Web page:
By identifying models in clinical care, a hospital can use predictive models to determine how many people should be in the hospital at a given time. It can also help to correctly identify the needs of certain professionals and allow them to take time off.
Staff optimization can significantly reduce operating costs, which can help reorganize hospital budgets and provide better patient care.
12. Forecasting Medical Equipment Maintenance Needs
Physics is relentless – no machine can run forever because of friction and resistance. Therefore, predictive analytics has long been used in various industries to predict individual components’ possible wear and tear, currently also benefiting the healthcare industry.
For example, by analyzing sensor data on an MRI machine, a predictive analytics system can predict an error before it occurs. This may resolve the issue of partial repair or separate exchange of details.
13. Detecting Insurance Frauds
The National Anti-Fraud Health Association estimates that financial losses from health fraud range from 3% to 10% of health care funds, the equivalent of up to 300 billion USD. Insurance companies have invested a lot of time and effort in reducing these amounts, a few of them also using predictive analytics to solve the problem on a large scale.
With enough data on false claims and mismanagement of insurance funds, customized machine learning algorithms can be developed and trained to determine whether there is abuse on time. It will help reduce lost money and deter fraudsters from future attempts.
14. Expedited Drug Approval
The approval of new drugs in Mexico takes one to three years after their launch in the United States or the European Union. This process could be accelerated by following the lead of the US Food and Drug Administration’s Center for Drug Evaluation and Research. It uses so-called “in silico” tests, which combine modeling and simulation to predict clinical outcomes, influence clinical trial design, support evidence of effectiveness, dose optimization, predict product safety and assess potential adverse events.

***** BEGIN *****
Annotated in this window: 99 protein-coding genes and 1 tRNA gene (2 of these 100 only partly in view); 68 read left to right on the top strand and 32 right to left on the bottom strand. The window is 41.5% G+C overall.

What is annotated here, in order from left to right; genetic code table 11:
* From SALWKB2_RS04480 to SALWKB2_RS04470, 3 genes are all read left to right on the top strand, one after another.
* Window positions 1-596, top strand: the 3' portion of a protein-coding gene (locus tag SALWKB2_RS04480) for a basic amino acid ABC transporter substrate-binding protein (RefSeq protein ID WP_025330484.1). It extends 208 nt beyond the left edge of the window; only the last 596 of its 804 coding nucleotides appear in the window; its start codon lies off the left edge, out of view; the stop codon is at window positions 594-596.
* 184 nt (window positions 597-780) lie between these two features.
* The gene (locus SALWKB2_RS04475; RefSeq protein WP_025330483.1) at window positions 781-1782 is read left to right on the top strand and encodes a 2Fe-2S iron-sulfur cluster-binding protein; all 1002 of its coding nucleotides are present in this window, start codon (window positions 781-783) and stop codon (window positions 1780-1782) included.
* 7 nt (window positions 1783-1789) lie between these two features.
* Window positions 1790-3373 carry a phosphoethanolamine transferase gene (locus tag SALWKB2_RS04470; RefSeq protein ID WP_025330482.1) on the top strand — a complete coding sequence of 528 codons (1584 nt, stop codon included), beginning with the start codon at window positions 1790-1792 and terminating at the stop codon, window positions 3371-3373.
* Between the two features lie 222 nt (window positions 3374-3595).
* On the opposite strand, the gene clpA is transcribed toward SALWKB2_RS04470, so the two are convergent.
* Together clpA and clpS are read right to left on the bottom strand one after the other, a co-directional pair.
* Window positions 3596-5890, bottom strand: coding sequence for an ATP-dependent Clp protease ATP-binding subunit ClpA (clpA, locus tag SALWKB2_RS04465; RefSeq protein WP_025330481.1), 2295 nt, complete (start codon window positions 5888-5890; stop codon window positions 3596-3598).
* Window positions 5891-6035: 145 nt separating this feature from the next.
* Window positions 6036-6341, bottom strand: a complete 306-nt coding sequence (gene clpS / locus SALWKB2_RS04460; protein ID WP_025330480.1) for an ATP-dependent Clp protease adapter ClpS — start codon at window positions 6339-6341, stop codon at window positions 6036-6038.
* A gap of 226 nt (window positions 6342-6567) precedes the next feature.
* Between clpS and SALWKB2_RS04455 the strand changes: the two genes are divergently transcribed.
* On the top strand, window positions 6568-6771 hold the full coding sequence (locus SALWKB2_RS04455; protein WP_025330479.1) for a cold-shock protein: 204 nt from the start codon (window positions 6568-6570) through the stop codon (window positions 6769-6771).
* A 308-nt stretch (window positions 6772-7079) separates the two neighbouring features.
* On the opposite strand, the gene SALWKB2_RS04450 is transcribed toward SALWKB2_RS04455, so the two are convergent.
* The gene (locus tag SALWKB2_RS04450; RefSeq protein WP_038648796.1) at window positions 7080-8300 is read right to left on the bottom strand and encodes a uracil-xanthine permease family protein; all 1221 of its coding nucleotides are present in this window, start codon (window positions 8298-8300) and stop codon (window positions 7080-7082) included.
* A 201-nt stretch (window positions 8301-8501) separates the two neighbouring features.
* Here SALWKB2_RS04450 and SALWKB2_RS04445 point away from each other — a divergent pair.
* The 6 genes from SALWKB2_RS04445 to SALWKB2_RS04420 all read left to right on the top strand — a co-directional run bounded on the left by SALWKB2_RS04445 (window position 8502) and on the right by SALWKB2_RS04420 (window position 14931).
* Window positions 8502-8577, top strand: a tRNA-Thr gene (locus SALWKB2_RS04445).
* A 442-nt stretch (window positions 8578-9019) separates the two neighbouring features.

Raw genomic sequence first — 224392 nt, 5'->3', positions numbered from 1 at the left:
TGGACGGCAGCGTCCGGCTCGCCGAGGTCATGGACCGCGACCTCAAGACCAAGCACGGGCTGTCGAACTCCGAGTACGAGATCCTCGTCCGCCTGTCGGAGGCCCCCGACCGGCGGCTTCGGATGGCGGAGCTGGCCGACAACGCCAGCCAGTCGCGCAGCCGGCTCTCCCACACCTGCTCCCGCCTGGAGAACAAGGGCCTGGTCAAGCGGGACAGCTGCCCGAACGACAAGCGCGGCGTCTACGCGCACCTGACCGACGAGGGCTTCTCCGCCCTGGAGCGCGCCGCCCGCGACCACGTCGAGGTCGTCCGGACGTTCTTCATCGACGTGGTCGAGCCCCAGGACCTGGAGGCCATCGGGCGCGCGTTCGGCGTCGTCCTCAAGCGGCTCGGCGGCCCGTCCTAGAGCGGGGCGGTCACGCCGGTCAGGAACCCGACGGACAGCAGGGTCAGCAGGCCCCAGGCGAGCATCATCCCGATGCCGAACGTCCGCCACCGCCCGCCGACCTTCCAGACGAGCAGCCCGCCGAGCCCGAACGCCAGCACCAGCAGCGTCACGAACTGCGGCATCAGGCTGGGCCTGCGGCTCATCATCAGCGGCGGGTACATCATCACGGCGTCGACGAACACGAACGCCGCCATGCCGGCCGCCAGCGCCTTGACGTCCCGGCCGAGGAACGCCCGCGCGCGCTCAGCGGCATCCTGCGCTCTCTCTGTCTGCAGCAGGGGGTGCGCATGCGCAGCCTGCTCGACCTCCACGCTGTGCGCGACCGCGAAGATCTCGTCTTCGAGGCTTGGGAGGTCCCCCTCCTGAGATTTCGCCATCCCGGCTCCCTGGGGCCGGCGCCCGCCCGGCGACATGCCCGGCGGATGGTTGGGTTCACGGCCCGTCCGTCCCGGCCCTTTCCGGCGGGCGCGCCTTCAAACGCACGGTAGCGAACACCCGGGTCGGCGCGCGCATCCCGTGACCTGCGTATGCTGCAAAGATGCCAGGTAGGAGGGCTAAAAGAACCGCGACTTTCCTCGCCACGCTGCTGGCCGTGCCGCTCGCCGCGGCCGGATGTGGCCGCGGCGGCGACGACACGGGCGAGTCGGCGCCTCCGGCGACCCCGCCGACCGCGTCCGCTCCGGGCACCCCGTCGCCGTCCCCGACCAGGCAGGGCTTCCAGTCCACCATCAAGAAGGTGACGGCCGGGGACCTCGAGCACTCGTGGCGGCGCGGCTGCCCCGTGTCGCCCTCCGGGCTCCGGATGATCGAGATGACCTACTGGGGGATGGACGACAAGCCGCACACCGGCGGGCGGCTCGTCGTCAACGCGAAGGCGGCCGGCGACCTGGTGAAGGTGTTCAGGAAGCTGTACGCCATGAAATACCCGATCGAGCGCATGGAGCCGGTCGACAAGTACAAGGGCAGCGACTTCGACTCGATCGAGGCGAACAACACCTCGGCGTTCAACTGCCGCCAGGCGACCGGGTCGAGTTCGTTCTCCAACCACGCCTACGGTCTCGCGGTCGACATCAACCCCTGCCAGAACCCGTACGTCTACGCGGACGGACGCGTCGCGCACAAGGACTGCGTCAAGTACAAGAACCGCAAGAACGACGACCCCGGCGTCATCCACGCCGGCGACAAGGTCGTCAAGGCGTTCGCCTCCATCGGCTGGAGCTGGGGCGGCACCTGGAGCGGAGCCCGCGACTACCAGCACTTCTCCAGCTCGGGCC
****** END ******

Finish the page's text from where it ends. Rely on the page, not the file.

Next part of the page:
15. Total Healthcare Cost Reduction
Predictive analytics can also be used to reduce healthcare costs. It can reduce patient costs, reduce unnecessary hospitalizations when not needed, manage hospital costs for medicines and supplies, and anticipate the need for hospital staff.
16. Preventing Human Error
The impact that human error can have on health can be fatal. Fortunately, data can help identify potential errors and prevent fatal errors by providing accurate real-time information that directs doctors to action.
17. Overall Improved Patient Care and Personalized Treatment
The main advantage of predictive health analytics is the availability of all data types: demographic, economic, and comorbidity. This information provides physicians and healthcare professionals with valuable information to help them make informed decisions. Better, smarter, and data-driven decisions generally lead to better patient care.
For example, predictive analytics is used to improve patient outcomes. By looking at the data and outcomes of elderly patients, machine learning algorithms can be programmed to provide insight into the treatment approach that works best for each patient.
Traditionally, medicine has worked on a coherent approach. Treatments and medications are prescribed on a limited basis of information based on general population statistics regarding specific patients. However, because physicians can diagnose patients more accurately, they can determine the most effective approach to treatment tailored to the patient’s unique medical situation.
18. Public Health Management
Predictive analysis is not only applicable at the individual level. Healthcare organizations can also use it to manage public health. Once they have data on pre-existing patient conditions, medications, and personal history, the analysis can be used to find other similar patients in a population group.
It may also help identify groups prone to a potential epidemic. In such a scenario, health professionals can immediately start looking for treatments, which increases people’s chances of survival.